HOMEBREW Digest #5066 Wed 27 September 2006

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  Re: Oak chips (Alan Semok)
  Re: Airation in meads. (Christopher Bartlett) ("Eric Wescott")
  what happened to my fusels/harshness? ("Peter A. Ensminger")
  Re: Airation in meads. (Mail Box)
  Re: Taste and Gender (Mail Box)
  Looking for source for Cargill Caramel 60 ("Dave Humes")

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---------------------------------------------------------------------- Date: Sat, 23 Sep 2006 02:51:18 -0400 From: Alan Semok <asemok at mac.com> Subject: Re: Oak chips On Fri, 22 Sep 2006 14:13:48 -0400, "Kevin Gray" <kevin.gray at gmail.com> wrote: > ...could you conceivably use JD barrel chips in a beer to simulate > a whiskey > flavor? And if so, how would you first ensure that you weren't > introducing some undesired micro-organism? You could indeed ...my 2006 Christmas Strong Ale has been aging away for a few months now in bulk, on bourbon oak. As far as keeping the brew clean, you could steam the chips then soak them in whiskey...or nuke 'em in the ol' microwave. I can't imagine that any baddies would survive that (input from a microbiologist member would be most welcome here!!) Just don't overdo the oak...I've tasted quite a few potentially great homebrewed beers virtually ruined by too much "wood". Really good beer is all about BALANCE. By the time it is considered ready, my holiday brew (10 gallons, OG 1.079) will have spent about 5 months aging with a total of just under 3 tablespoons full of a combination of bourbon barrel oak and toasted Hungarian oak chips. cheers, AL Return to table of contents
Date: Mon, 25 Sep 2006 08:30:08 -0400 From: "Eric Wescott" <eric.wescott at gmail.com> Subject: Re: Airation in meads. (Christopher Bartlett) Yes - Aerate the heck out of meads at start! Pump with O2 if you want. The same tricks to get a big healthy yeast colony in beer are good for mead. I would not pump it with air or O2 after about 1 day of fermentation (unless something went wrong, and I was trying to fix it). Assuming you have an active ferment, I would rely on that iniital aeration and perhaps one additional stir at +12 to +24 hours. The staggering of nutrients is also a great way to create a complete fermentation. Since many meads go to the ABV limit of hte yeast, those last 2% can take 4 times as long as the first 10-12%. SNA helps to keep the yeast fed and energized and to reach the finish line. - --EW Return to table of contents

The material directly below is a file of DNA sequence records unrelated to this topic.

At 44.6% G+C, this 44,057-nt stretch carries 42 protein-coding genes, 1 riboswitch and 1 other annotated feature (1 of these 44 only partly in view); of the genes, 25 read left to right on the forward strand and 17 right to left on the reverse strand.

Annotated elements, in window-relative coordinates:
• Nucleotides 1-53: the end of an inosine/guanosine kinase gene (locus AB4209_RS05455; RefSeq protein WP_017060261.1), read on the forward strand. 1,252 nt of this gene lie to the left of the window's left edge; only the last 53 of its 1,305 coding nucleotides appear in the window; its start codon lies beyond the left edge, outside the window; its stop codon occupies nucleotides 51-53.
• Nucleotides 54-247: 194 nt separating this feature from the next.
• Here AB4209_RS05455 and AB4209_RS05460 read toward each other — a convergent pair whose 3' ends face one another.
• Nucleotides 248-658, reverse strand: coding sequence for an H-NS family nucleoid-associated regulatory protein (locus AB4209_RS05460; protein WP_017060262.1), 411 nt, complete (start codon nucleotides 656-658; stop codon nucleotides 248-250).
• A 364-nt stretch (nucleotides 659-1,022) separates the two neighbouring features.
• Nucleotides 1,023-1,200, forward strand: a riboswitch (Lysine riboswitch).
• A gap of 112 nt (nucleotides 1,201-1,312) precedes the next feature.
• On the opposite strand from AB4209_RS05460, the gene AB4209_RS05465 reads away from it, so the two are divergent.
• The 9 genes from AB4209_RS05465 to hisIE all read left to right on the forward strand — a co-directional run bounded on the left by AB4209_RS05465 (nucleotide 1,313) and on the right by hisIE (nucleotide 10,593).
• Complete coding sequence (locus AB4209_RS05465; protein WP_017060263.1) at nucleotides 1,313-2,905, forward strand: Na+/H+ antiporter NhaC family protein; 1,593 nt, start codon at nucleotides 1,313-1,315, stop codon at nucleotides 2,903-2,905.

Date: Tue, 26 Sep 2006 00:25:41 -0400 From: "Peter A. Ensminger" <ensmingr at twcny.rr.com> Subject: what happened to my fusels/harshness? Greetings, On August 7, I posted www.hbd.org/hbd/archive/5042.html#5042-5 and received several replies (www.hbd.org/hbd/archive/5043.html#5043-4, www.hbd.org/hbd/archive/5043.html#5043-5, www.hbd.org/hbd/archive/5043.html#5043-7, www.hbd.org/hbd/archive/5044.html#5044-4) regarding a braggot I made that was very harsh. My BJCP-trained tastebuds interpreted this as due to the presence of fusel (higher) alcohols. Following your responses, on Aug 18 I added 2 oz of "heavy toast oak chips" (Crosby & Baker) to my 5-gal corny keg of braggot. The keg has been maintained at ~42 deg F throughout and had some residual Nottingham ale yeast and Red Star Champagne yeast present. Well, I just had some of the braggot tonight (Sept 25) and it was wonderfully drinkable. It was just a bit "hot", but not offensive for a ~12% beer. There was no oak character. Since there was no "control", I cannot attribute the improvement to the oak chips. But this experience makes me wonder: Q1: Was the harshness (present 5 weeks after pitching) really due to fusels? [I don't have HPLC/GC/MS in my kitchen, so have to rely on my limited experience in drinking cheap whiskey, whose extreme harshness is attributed to fusels.] Q2: What exactly happened to improve my braggot? Did the yeast play a role? Was it the oak chips? Anyone care to speculate? TIA for your feedback! Peter A. Ensminger Syracuse, NY Apparent Rennerian: [394, 79.9] Return to table of contents